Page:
Foreclosure Sale Triggers DOS Clause (Long) - Posted by Kal

Posted by Michael Morrongiello on October 25, 2000 at 17:02:48:

Are you willing to formally assume the debt on the property and if so would the lender forego their acceleration of the loan if you would take over formally the debt? That may be the cheapest way out of this…

I do not know where you heard or were told that by entering into title through a legal action you would be exempt from an exisint lender accelerating their loan. That is simply not true.

In many states regardless of HOW you obtained title to a property (through foreclosure, quit claim deed, long term option, deed into trust, transfer of beneficial interests, etc.) many lenders have the legal right to assert their claim that the infamous (DOS) due on sale clause provisions have be violated.

I hope you can work this out with the existing lender or try to quickly FIX and FLIP this deal “retail” to a buyer who can either get their own financing or with you using seller financing where when the dust settles the existing loan will be paid off.

You have some time (probably a 3-4 months ) of time to accomplish this as the foreclosure process will take some time to enforce.

To your success,

Michael Morrongiello

Foreclosure Sale Triggers DOS Clause (Long) - Posted by Kal

Posted by Kal on October 25, 2000 at 16:00:17:

Recently I bought a house on the courthouse steps via a non-judicial foreclosure sale. What was foreclosed on was a HOA lien. There was an underlying 1st TD that was 1 payment behind on the day of sale. After the sale I brought the loan current and paid the next month’s payment in advance.

A short time later I am informed by the lender (the underlying loan was an FHA loan that had been bought by FNMA, “the investor”)that the loan is being accelerated because the Due-On-Sale provision (Clause # 17) had been violated when the Trustee recorded the Trustee’s Deed and thereby tranferred title to the property into my name.

I have always been under the distinct impression that such a transfer did not trigger a Due-on-Sale acceleration since the title transfer came about through the operation of law (i.e., the Trustee is required to foreclose and after the sale is required to record the Deed). The “investor” would have me believe that this is not so.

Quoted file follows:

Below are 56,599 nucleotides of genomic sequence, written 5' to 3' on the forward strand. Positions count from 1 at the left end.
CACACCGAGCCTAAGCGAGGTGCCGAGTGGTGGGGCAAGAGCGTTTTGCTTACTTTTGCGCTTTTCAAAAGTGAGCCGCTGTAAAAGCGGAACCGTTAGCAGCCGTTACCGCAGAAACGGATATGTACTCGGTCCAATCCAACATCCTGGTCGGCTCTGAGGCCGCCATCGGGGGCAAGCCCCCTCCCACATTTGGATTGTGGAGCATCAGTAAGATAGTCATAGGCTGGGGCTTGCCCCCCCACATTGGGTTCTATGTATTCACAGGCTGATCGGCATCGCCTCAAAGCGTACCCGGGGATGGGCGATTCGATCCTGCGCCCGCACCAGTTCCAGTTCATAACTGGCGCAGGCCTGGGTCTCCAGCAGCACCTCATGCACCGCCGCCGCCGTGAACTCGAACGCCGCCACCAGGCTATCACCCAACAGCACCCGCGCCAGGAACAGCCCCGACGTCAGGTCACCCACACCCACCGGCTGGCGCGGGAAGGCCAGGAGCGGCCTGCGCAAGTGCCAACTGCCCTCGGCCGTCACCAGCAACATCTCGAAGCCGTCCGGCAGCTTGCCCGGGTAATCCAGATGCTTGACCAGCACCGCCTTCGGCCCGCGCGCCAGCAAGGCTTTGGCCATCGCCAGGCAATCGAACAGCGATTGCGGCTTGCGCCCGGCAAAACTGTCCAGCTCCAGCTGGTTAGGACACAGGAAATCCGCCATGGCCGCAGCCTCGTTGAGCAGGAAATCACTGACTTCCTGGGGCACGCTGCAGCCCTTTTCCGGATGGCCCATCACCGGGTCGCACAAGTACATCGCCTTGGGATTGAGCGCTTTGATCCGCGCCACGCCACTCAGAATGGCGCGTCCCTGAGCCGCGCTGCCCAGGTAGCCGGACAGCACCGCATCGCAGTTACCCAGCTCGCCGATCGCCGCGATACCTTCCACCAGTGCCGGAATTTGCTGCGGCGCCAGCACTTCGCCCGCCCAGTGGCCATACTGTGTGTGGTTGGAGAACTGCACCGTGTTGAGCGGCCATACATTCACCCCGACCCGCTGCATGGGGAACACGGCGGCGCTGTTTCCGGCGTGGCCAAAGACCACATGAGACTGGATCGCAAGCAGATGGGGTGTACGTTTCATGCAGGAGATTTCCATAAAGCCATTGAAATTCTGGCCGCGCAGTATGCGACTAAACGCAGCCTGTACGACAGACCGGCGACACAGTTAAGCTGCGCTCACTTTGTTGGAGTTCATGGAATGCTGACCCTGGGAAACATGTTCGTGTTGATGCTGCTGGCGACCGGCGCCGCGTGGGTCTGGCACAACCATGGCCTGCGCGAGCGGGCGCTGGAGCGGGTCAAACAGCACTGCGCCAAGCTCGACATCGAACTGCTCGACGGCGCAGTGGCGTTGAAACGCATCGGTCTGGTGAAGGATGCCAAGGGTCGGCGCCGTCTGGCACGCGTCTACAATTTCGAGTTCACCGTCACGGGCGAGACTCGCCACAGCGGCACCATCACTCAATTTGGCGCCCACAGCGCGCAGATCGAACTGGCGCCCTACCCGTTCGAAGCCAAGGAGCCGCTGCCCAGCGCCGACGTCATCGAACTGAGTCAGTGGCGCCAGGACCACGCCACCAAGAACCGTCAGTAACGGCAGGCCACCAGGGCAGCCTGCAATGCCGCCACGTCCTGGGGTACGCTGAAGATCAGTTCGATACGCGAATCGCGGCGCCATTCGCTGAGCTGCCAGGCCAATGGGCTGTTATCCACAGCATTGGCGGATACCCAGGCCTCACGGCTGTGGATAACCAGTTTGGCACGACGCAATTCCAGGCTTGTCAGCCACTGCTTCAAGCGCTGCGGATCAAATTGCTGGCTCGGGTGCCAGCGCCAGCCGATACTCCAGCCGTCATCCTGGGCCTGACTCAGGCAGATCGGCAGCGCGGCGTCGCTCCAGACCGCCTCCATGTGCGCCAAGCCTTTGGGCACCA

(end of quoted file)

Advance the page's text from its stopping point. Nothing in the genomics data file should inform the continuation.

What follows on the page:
When I wrote the lender to learn what was the basis for his acceleration, in addition to the above explanation he pointed out that the end of Clause # 17 there is also a line (not in front of me as I write this) to the effect that the acceleration is prohibited if prohibted by any Federal law that was in effect when the loan was originated (in this case, in 1996).

My question: does anyone know of any such Federal statute prohibiting acceleration of (Federally or other insured) loans where the title was transferred because of a foreclosure of a junior lien?

Would appreciate a legal citation if possible. The sale, by the way, took place in Nevada.

ONE FINAL THOUGHT: If lenders can accelerate in such a case, who can suggest strategies for avoiding such acceleration? In my case I would not have been able to elicit the former owner’s cooperation as he was, at the time, beginning a free rent agreement with another government agency - the NV state prison system.

Re: Foreclosure Sale Triggers DOS Clause (Long) - Posted by JPiper

Posted by JPiper on October 25, 2000 at 18:16:31:


My experience with this has been primarily from the position of a second mortgage holder. I have acquired various properties through foreclosure and then later have brought the first current. There have been no cases where the first mortgage holder has accelerated. However, my belief would be as Michael?s is below, that they have the legal right. I would also say that in the case of second mortgage holders that there is a ?gentlemen?s agreement? that one lender does not foreclose on another.

Having said the above, a lien for HOA fees is not exactly the same position?and that may be part of the problem here.

My temptation if I were in your shoes would be to ?belatedly? send a request to the lender asking for their assumption package so that you could formally assume the loan. Once I received the assumption package I probably would not fill it out. I would WAIT for further follow up from the lender regarding the package. IF I got further follow-up, I might then send a letter stating that perhaps the assumption package had been lost, and requesting an additional package. You get the point?.I?d be dragging my feet and giving the institution EVERY chance to lose this deal in the shuffle. Institutions are famous for their slowness and lack of follow-thru.

At the same time I would continue to send my payment. Hopefully they will cash the check. Each time a check is cashed would strengthen your position in my eyes. And they just might cash the check if an assumption was ?in the process?.

An FHA loan can be formally assumed. However, my belief is that for a non-owner occupant to assume the loan must NOT exceed 75% LTV as established by an appraisal. You don?t mention the details of your deal?.but I?m guessing that this condition may not be satisfied for your situation, and therefore in the end you may not be able to assume. VERIFY my statement though with the lender. You may also want to call HUD for conditions on a non-owner occupant assumption.

By the way, the Garn St. Germaine Act which sets forth the exemptions to the due on sale provisions officially encourages lenders to facilitate an assumption?.it just doesn?t require it. But you may be able to use this encourage as a means to get around an equity conditions for non-owner occupants.